“We’re very much opposed to releasing him,” Linn said Wednesday. “We sent our senior prosecutor there to argue in person, rather than a letter, because we felt it is important enough for the people of Chowchilla to make sure he stay in prison for as long as possible.”
Linn added that he’s met with several survivors from the kidnapping, “and they’re still traumatically affected.” That’s one of the main points he asked Moreno to make to the parole board.
But a statewide movement toward reducing prison overcrowding apparently made Schoenfeld’s parole more likely than in prior years, Linn said. “The word has been on the street within government circles for the past couple of months that they were going to go ahead and grant it,” he said. “Considering what’s been happening throughout the whole California prison system, I’m not surprised.”
Linn said there is not much that his office can do now except to support the kidnapping survivors. “I did everything I could to resist it. Even his current attorneys wanted to meet with me and I refused to do that,” he said. “What I want to do now is reach out to the victims, let them know we’re here for them.”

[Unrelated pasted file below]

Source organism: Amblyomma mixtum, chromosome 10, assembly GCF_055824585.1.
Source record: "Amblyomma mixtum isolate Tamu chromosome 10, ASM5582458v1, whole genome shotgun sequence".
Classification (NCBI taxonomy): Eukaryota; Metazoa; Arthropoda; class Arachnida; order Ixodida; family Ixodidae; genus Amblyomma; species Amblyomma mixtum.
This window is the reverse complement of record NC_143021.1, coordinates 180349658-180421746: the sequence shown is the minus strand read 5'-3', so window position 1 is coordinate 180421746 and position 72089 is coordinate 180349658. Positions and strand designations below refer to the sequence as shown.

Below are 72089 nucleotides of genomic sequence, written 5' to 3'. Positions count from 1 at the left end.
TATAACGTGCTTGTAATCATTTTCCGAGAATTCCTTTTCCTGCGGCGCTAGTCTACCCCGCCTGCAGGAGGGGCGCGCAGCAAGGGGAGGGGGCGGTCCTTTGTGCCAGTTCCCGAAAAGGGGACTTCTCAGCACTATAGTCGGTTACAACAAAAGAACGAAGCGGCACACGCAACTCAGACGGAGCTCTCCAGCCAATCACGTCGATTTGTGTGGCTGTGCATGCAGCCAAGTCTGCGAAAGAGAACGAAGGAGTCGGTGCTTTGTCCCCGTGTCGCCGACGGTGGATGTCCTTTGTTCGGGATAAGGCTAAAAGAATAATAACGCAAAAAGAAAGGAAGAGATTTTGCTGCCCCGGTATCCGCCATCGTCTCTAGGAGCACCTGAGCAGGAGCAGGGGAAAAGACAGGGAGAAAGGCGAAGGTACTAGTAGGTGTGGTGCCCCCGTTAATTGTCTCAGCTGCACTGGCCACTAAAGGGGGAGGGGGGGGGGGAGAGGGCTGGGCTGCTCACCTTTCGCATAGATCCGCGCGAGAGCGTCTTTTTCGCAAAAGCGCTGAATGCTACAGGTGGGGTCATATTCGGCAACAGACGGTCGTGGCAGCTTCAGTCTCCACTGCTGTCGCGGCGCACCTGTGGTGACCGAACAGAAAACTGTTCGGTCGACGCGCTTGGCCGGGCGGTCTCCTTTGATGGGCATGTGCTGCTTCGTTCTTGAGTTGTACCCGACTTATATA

Schoenfeld was last denied parole in a March 2013 hearing in San Luis Obispo. Richard Schoenfeld was paroled in 2012. Woods remains in prison after he was denied parole in November 2012 and could be up for a parole hearing this fall.
Brown Hyde said she no longer fears her kidnappers. “But for me it’s a feeling of injustice because we were told they would never get out,” she said. “They got life in prison. It feels like a betrayal because the legal team that put them there, the DA and the judge, later came out on their side and said they never should have served this long. That’s what I have a hard time with. … Money can obviously buy you freedom.”
“I have to deal with the fact that I still struggle with forgiveness,” Brown Hyde said. “I will never forget, but it was such a traumatic ordeal that even as a Christian it’s difficult for me to forgive. That’s how bad it was.”